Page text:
Interdisciplinary Life Science - PULSe Great research is a matter of choice

Carol B. Post

Carol B.  Post Profile Picture

Professor of Medicinal Chemistry and Biological Sciences
Ph.D. - University of California, San Diego

Contact Info:

Training Group(s):
Computational and Systems Biology
Immunology and Infectious Diseases
Biomolecular Structure and Biophysics
Molecular Signaling and Cancer Biology

Current Research Interests:

The research focus of the Post group is broadly described as investigations to understand the regulation and function of protein-protein interactions associated with cell signaling and viruses. Multi-dimensional, multinuclear NMR methods are used to determine 3-dimensional structure of protein complexes. Computational methods are used to study the mechanism of action of antiviral compounds, and the molecular mechanism for phosphotyrosine control of protein function in signal transduction.

One research area of our group is the regulation of enzymatic activity and protein-protein association by tyrosine phosphorylation. Such regulation is central to cell signaling, and the transduction of chemical information from outside the cell to control intracellular processes that govern cell growth and differentiation. Protein tyrosine kinases are targets of high interest for cancer therapeutics and for drugs to treat immune diseases. We seek an atomic-level description to begin to understand the molecular basis of regulation. NMR structural studies and computational methods are being used to study how tyrosine phosphorylation controls enzymatic activity of Src-family kinases and other tyrosine kinases in B-cells. One aim is to unravel the molecular mechanism of activation. We are also actively engaged in developing new procedures to facilitate and improve the structure determination method by NMR.

Another area of research interest is the study of viral assembly processes using computational biology and high-resolution NMR methods. Results from molecular dynamics on human rhinovirus lead to a new proposal to explain the antiviral activity of WIN compounds against rhinovirus; binding of these compounds in an internal pocket of rhinovirus changes the viral capsid from a rigid-like protein shell to one that is more compressible and thus entropically stabilized. Similar approaches are now being applied to understand virus-receptor interactions and cell entry.

High resolution NMR spectroscopy is also used to elucidate the structure and dynamics of alphaviral and retroviral proteins. Specific interactions at a membrane interface between protein core particles and transmembrane glycoproteins necessary for proper budding of alphaviruses are being investigated. In addition, maturation of retroviruses requires specific protein-protein interactions of the gag polyprotein to form infectious particles. NMR structural studies were recently initiated on this system. Methods to obtain solution structures efficiently by a combined use of NMR data and computational tools are under development and should be useful in proteomic initiatives.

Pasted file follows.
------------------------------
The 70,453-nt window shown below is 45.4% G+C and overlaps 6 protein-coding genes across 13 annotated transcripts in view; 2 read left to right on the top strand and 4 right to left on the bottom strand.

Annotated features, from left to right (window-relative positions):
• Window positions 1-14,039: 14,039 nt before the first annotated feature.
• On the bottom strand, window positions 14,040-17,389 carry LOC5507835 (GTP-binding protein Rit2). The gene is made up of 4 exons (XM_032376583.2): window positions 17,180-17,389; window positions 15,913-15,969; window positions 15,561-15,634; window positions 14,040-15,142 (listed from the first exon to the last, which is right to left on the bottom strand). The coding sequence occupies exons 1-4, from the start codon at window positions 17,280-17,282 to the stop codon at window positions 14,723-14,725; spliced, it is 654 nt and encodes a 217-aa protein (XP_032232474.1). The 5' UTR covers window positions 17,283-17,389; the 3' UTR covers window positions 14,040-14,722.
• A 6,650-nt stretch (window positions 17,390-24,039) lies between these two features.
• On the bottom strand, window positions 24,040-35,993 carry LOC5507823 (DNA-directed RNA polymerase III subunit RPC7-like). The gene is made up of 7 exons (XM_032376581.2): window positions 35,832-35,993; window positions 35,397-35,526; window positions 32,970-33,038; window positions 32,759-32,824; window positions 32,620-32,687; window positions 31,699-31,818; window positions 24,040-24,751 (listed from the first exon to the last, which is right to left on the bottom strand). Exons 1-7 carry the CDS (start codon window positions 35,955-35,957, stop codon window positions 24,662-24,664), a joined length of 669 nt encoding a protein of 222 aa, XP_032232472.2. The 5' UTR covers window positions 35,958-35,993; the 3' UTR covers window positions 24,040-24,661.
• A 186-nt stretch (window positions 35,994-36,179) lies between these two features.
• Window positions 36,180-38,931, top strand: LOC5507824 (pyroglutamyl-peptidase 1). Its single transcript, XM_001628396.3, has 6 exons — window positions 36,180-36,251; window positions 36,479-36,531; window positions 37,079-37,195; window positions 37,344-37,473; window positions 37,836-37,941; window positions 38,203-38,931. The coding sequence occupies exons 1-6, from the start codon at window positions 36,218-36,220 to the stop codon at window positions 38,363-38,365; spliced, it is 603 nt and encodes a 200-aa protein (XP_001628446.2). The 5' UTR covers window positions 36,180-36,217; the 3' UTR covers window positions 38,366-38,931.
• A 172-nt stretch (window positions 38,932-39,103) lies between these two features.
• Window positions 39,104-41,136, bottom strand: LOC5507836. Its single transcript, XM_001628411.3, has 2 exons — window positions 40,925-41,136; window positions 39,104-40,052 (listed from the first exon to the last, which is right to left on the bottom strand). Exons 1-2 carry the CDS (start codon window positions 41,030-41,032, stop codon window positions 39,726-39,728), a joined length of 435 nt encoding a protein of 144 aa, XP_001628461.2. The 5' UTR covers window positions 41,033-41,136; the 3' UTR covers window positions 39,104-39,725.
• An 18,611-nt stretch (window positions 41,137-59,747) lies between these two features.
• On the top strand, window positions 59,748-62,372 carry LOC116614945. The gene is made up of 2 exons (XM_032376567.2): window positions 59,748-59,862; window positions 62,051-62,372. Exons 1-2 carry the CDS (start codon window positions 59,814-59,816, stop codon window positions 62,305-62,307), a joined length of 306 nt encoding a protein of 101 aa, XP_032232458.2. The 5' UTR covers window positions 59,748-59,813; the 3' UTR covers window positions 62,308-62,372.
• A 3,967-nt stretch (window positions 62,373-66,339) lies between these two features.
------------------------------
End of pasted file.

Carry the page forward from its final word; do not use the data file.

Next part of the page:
Selected Publications:

Taylor, G. M., Ma, L., Vogt, V. M. & Post, C. B. (2010). NMR relaxation studies of an RNA-binding segment of the Rous sarcoma virus Gag polyprotein in free and bound states - a model for autoinhibition of assembly. Biochemistry, 49(19): 4006-17.

Ward, J. M., Gorenstein, N. M., Tian, J., Martin, S. F. & Post, C. B. (2010). Constraining binding hot-spots: NMR and MD simulations provide a structural explanation for enthalpy-entropy compensation in SH2-ligand binding. J Am Chem Soc., 132(32): 11058-70

Zhou, Z., Khaliq, M., Suk, J.-E., Patkar, C., Li, L., Kuhn, R. J. & Post, C. B. (2008). Antiviral Compounds Discovered by Virtual Screening of Small-Molecule Libraries against Dengue Virus E Protein. ACS Chemical Biology (cover title) 3, 765-775.

Ozkirimli, E., Yadav, S. S., Miller, W. T. & Post, C. B. (2008). An electrostatic network and long-range regulation of Src kinases. Protein Sci (accelerated article, cover illustration) 17, 1871-1880.

Zhang, Y., Oh, H., Burton, R. A., Burgner, J. W., Geahlen, R. L. & Post, C. B. (2008). Tyr130 phosphorylation triggers Syk release from antigen receptor by long-distance conformational uncoupling. Proc. Natl. Acad. Sci. 105, 11760-11765.

Dadarlat, V. M. & Post, C. B. (2008). Contribution of Charged Groups to the Enthalpic Stabilization of the Folded States of Globular Proteins. J. Phys. Chem. B 112, 6159-6167.

V.M. Dadarlat, C.B. Post. 2006. Decomposition of Protein Experimental Compressibility into Intrinsic and Hydration Shell Contributions. Biophys. J. 91:4544-4554

E. Ozkirimli, C.B. Post. 2006. Src kinase activation: A switched electrostatic network. Protein Sci 15:1051-1062

T.D. Groesch, F. Zhou, S. Mattila, R.L. Geahlen, C.B. Post. 2006. Structural Basis for the Requirement of Two Phosphotyrosine Residues in Signaling Mediated by Syk Tyrosine Kinase. Journal of Molecular Biology 356:1222-1236

Y. Li, Z. Zhou, C.B. Post. 2005. From the Cover: Dissociation of an antiviral compound from the internal pocket of human rhinovirus 14 capsid. Proc. Natl. Acad. Sci. 102:7529-7534

L. Ma, C.T. Jones, T.D. Groesch, R.J. Kuhn, C.B. Post. 2004. Solution structure of dengue virus capsid protein reveals another fold. PNAS 101:3414-3419

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